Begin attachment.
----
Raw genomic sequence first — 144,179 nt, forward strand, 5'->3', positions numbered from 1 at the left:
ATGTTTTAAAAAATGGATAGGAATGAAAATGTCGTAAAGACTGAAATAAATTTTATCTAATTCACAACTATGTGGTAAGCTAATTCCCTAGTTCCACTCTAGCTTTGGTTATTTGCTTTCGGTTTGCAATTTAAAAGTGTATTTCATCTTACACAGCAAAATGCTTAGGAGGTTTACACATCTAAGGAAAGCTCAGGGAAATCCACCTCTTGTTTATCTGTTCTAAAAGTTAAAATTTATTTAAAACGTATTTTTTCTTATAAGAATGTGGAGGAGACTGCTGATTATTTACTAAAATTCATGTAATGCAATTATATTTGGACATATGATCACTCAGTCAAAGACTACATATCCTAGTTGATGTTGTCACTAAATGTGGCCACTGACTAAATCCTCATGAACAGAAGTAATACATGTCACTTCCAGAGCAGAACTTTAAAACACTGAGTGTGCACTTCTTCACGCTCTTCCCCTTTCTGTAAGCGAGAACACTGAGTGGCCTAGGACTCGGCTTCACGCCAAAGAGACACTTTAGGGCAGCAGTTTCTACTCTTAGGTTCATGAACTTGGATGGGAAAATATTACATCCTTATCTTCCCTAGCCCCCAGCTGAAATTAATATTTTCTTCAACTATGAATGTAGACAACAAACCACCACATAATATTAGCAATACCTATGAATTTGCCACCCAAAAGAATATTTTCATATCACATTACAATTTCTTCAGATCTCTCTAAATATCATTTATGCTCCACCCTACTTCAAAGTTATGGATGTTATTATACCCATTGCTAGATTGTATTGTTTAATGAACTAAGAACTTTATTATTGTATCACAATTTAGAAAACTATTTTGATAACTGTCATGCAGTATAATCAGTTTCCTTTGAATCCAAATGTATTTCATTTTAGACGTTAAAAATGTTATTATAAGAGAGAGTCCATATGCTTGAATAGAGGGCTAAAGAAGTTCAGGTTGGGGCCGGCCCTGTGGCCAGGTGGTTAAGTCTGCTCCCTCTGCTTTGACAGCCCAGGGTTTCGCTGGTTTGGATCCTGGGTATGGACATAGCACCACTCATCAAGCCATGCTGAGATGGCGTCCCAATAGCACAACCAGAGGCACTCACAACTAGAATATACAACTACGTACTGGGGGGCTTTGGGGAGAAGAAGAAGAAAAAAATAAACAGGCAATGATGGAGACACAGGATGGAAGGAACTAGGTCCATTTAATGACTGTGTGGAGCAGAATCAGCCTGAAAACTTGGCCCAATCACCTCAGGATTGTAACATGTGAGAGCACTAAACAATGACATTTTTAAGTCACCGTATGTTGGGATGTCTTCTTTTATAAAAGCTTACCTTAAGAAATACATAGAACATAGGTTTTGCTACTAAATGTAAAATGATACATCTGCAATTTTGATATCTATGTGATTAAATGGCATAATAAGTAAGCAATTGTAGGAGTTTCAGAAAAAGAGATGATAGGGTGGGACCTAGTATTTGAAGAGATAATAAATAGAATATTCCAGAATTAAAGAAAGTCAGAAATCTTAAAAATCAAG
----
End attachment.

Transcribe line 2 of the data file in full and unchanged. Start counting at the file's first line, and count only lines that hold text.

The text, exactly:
ATGTTTTAAAAAATGGATAGGAATGAAAATGTCGTAAAGACTGAAATAAATTTTATCTAATTCACAACTATGTGGTAAGCTAATTCCCTAGTTCCACTCTAGCTTTGGTTATTTGCTTTCGGTTTGCAATTTAAAAGTGTATTTCATCTTACACAGCAAAATGCTTAGGAGGTTTACACATCTAAGGAAAGCTCAGGGAAATCCACCTCTTGTTTATCTGTTCTAAAAGTTAAAATTTATTTAAAACGTATTTTTTCTTATAAGAATGTGGAGGAGACTGCTGATTATTTACTAAAATTCATGTAATGCAATTATATTTGGACATATGATCACTCAGTCAAAGACTACATATCCTAGTTGATGTTGTCACTAAATGTGGCCACTGACTAAATCCTCATGAACAGAAGTAATACATGTCACTTCCAGAGCAGAACTTTAAAACACTGAGTGTGCACTTCTTCACGCTCTTCCCCTTTCTGTAAGCGAGAACACTGAGTGGCCTAGGACTCGGCTTCACGCCAAAGAGACACTTTAGGGCAGCAGTTTCTACTCTTAGGTTCATGAACTTGGATGGGAAAATATTACATCCTTATCTTCCCTAGCCCCCAGCTGAAATTAATATTTTCTTCAACTATGAATGTAGACAACAAACCACCACATAATATTAGCAATACCTATGAATTTGCCACCCAAAAGAATATTTTCATATCACATTACAATTTCTTCAGATCTCTCTAAATATCATTTATGCTCCACCCTACTTCAAAGTTATGGATGTTATTATACCCATTGCTAGATTGTATTGTTTAATGAACTAAGAACTTTATTATTGTATCACAATTTAGAAAACTATTTTGATAACTGTCATGCAGTATAATCAGTTTCCTTTGAATCCAAATGTATTTCATTTTAGACGTTAAAAATGTTATTATAAGAGAGAGTCCATATGCTTGAATAGAGGGCTAAAGAAGTTCAGGTTGGGGCCGGCCCTGTGGCCAGGTGGTTAAGTCTGCTCCCTCTGCTTTGACAGCCCAGGGTTTCGCTGGTTTGGATCCTGGGTATGGACATAGCACCACTCATCAAGCCATGCTGAGATGGCGTCCCAATAGCACAACCAGAGGCACTCACAACTAGAATATACAACTACGTACTGGGGGGCTTTGGGGAGAAGAAGAAGAAAAAAATAAACAGGCAATGATGGAGACACAGGATGGAAGGAACTAGGTCCATTTAATGACTGTGTGGAGCAGAATCAGCCTGAAAACTTGGCCCAATCACCTCAGGATTGTAACATGTGAGAGCACTAAACAATGACATTTTTAAGTCACCGTATGTTGGGATGTCTTCTTTTATAAAAGCTTACCTTAAGAAATACATAGAACATAGGTTTTGCTACTAAATGTAAAATGATACATCTGCAATTTTGATATCTATGTGATTAAATGGCATAATAAGTAAGCAATTGTAGGAGTTTCAGAAAAAGAGATGATAGGGTGGGACCTAGTATTTGAAGAGATAATAAATAGAATATTCCAGAATTAAAGAAAGTCAGAAATCTTAAAAATCAAG